When designing the school reports I decided to use a GET request on form submission so that it would be easier to bookmark or share a report. I knew at the time that using GET might cause problems down the road, but the utility/programming trade-off seemed worthwhile.
The main problem with GET is that the total size a URL is allowed to be (and thus the amount of data passed) is fairly limited when compared to POST. The exact limit varies by browser and web server, but a practical limit is the lowest limit across platforms. In this case that is 2083 characters in Internet Explorer.
Since each report has to pass the list of included packets and items, the URL could easily surpass this limit. Recently one user generated a report that went over the IE limit. Figuring this out, though, proved to be somewhat difficult.
Held up at security
The user in question was using Firefox to access the utility. The report in question was generating and displaying just fine. However, when the user tried to download the report an error would result. It seemed odd that the browser would display the report on screen without issue then error out when attempting to download the same report.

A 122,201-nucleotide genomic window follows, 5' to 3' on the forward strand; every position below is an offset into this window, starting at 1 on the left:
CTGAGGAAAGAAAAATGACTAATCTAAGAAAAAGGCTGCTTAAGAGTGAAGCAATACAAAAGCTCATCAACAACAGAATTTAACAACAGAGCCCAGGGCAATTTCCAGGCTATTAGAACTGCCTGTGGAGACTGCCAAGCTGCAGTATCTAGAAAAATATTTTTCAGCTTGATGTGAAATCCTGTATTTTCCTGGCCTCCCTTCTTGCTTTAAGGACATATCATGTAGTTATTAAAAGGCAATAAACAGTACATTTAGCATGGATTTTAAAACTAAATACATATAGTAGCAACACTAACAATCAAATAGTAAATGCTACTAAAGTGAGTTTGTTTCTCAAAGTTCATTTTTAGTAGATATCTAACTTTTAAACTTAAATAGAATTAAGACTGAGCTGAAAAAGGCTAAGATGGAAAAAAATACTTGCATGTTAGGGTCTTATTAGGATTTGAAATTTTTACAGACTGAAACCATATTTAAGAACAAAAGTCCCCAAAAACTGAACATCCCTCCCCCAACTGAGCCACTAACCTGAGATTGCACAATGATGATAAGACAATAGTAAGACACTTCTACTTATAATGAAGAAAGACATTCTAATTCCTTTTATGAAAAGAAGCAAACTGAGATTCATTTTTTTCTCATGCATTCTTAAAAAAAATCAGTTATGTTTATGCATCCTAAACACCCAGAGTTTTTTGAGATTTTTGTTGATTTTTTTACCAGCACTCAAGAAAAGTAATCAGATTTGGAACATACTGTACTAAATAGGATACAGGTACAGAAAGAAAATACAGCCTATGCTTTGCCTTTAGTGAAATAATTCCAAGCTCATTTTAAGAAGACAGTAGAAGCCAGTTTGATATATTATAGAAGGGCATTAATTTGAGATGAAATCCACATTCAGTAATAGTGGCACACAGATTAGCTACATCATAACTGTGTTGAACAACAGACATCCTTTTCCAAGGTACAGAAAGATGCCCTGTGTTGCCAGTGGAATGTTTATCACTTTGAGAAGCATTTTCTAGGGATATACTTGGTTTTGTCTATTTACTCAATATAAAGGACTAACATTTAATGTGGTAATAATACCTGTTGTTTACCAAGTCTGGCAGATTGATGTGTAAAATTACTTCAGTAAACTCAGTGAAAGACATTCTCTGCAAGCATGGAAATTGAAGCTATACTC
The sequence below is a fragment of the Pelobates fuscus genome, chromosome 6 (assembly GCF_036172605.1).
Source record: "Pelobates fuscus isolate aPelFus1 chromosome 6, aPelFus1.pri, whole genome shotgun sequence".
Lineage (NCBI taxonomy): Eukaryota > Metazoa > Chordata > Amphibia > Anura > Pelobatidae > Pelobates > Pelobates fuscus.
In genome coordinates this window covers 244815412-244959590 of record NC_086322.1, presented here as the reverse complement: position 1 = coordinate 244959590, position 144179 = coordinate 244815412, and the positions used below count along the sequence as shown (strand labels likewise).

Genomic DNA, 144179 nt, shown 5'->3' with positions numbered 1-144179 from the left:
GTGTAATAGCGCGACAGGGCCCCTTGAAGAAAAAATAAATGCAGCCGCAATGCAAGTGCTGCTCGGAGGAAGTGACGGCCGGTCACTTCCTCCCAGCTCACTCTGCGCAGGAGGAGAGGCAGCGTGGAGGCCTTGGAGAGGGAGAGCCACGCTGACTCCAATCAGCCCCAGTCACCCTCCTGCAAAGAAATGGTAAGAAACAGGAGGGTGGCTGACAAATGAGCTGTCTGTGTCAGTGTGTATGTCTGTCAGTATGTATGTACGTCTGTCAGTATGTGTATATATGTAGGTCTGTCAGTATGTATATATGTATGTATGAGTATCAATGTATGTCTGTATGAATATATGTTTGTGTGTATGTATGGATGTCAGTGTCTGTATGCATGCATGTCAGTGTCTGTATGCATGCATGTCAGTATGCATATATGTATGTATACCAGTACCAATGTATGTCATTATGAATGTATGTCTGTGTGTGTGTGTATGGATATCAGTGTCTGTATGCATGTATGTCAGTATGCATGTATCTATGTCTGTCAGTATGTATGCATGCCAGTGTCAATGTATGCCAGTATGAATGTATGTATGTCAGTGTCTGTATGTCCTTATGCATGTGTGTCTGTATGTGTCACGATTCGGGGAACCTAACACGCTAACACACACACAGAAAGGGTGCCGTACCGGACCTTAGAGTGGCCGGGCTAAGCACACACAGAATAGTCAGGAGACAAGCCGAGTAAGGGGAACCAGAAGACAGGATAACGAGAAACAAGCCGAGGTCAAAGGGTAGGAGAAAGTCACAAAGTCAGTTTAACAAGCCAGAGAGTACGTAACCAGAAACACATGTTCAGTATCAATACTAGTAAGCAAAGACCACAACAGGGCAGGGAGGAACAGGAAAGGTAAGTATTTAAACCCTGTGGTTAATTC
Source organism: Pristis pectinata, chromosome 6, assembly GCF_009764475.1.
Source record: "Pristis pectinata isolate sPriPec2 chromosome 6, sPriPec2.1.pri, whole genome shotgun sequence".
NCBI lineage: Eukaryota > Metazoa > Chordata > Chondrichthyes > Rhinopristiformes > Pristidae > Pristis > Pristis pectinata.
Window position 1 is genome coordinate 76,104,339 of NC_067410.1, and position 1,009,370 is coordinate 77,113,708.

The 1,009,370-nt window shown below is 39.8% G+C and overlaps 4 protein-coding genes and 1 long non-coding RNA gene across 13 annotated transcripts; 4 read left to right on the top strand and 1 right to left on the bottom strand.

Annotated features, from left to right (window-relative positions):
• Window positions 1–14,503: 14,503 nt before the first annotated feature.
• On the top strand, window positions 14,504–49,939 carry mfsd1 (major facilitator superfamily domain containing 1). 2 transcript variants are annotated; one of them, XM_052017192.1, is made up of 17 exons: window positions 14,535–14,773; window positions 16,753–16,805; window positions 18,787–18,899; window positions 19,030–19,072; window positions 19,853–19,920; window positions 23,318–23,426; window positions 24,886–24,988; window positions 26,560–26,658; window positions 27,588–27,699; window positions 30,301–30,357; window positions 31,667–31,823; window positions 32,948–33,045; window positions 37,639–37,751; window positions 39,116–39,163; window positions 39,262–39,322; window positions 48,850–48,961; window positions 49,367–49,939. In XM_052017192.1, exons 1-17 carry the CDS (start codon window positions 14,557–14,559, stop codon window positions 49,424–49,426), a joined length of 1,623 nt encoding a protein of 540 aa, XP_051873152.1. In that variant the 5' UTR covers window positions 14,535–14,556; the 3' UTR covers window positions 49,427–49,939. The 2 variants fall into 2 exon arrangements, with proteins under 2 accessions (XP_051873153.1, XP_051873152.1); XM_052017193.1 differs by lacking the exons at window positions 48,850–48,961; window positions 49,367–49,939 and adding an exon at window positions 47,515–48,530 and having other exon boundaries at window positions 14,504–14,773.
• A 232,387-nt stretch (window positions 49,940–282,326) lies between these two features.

I tried many options, but no matter what I did I was unable to download the report in Firefox. Next I tried the same report in IE and the situation started to clarify. IE would not even display the report. So now I was beginning to think that maybe the GET request was causing problems. Still it was difficult to fathom Firefox displaying the report on screen but refusing to download it.
A little web research finally clarified everything. Firefox attempts to honor the Windows Internet security zone settings for downloaded files. In order to apply the security zone settings Windows has to pass the URL to the IE engine for analysis. Firefox allows URLs of significantly larger size than IE, so the same URL that displays correctly on Firefox will thus cause IE to error out. Since Firefox attempts to honors the security settings, when IE coughs up a hairball due to the URL length the download is aborted.
Solving the problem
Initially I thought to just shorten the request by modifying the variable names on the form. This worked well enough for the problem at hand, but I could easily see having to address the problem again in the future. In the end I decided to modify the code behind the page so that the report parameters are submitted by POST instead of GET. It required more work up front, but will prevent this problem from cropping up in the future.
Plus, the utility has an option to save reports, so bookmarking/sharing is not as much of an issue.